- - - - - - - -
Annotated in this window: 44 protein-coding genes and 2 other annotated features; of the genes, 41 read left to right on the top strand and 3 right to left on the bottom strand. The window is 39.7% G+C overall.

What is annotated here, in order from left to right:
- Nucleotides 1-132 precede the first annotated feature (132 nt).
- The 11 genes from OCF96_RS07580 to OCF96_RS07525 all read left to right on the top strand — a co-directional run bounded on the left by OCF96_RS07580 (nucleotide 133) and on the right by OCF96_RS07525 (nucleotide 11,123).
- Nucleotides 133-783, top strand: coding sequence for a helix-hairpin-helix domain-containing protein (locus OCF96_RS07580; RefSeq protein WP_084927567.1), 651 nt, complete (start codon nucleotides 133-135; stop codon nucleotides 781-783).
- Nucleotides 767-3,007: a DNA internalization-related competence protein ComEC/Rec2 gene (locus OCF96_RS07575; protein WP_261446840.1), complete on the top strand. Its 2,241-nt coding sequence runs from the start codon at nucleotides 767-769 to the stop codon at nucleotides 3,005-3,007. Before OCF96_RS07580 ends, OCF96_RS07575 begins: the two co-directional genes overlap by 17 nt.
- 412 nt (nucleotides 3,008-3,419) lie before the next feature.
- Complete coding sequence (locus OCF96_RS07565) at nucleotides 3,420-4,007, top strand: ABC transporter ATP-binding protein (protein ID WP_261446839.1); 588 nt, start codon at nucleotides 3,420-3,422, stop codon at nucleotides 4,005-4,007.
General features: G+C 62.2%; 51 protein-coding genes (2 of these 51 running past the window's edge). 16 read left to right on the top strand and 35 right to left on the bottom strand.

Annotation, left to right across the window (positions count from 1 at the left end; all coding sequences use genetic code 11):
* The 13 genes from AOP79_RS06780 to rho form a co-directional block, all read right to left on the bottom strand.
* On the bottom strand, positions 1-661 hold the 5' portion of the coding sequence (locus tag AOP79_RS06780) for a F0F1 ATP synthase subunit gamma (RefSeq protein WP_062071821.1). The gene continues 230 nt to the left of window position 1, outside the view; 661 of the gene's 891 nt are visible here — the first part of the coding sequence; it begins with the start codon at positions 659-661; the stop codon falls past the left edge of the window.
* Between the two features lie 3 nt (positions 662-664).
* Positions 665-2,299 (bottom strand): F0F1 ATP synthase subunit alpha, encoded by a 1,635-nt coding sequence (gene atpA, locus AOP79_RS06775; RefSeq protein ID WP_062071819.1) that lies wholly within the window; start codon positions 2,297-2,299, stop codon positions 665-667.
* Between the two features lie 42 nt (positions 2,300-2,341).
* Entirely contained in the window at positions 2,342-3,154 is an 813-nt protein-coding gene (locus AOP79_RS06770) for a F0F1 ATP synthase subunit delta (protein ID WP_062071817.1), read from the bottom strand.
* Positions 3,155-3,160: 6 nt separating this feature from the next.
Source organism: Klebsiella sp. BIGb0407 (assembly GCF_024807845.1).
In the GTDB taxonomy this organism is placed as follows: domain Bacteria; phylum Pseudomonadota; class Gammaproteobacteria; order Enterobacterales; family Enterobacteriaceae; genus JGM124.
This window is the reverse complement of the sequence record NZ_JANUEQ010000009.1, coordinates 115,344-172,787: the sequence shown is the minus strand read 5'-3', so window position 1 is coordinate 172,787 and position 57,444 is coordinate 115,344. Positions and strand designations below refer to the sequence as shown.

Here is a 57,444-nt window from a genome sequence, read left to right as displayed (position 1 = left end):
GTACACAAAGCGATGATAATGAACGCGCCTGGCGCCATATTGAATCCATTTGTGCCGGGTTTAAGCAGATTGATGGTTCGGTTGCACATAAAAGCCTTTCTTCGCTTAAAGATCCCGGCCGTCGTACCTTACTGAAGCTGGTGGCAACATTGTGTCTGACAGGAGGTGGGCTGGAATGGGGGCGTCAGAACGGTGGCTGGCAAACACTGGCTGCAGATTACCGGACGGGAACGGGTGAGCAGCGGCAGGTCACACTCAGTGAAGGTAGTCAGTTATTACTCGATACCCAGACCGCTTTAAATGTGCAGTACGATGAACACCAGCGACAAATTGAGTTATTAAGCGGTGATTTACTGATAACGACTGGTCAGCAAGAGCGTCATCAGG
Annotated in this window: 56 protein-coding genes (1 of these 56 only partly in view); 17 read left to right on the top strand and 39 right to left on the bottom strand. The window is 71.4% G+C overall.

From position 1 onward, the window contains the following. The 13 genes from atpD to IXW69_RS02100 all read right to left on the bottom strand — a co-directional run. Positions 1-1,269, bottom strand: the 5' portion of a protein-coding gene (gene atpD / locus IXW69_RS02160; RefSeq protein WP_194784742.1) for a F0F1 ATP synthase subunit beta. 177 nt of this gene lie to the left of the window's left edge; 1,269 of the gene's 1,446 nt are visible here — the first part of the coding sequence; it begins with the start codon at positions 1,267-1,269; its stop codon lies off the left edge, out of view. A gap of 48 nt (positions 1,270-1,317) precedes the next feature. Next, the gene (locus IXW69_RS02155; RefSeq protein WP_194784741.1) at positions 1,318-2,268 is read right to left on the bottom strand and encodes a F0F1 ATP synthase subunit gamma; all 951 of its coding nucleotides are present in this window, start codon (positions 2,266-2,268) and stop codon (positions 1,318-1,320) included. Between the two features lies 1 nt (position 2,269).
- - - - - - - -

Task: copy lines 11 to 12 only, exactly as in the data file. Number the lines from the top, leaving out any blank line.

* The 13 genes from AOP79_RS06780 to rho form a co-directional block, all read right to left on the bottom strand.
* On the bottom strand, positions 1-661 hold the 5' portion of the coding sequence (locus tag AOP79_RS06780) for a F0F1 ATP synthase subunit gamma (RefSeq protein WP_062071821.1). The gene continues 230 nt to the left of window position 1, outside the view; 661 of the gene's 891 nt are visible here — the first part of the coding sequence; it begins with the start codon at positions 659-661; the stop codon falls past the left edge of the window.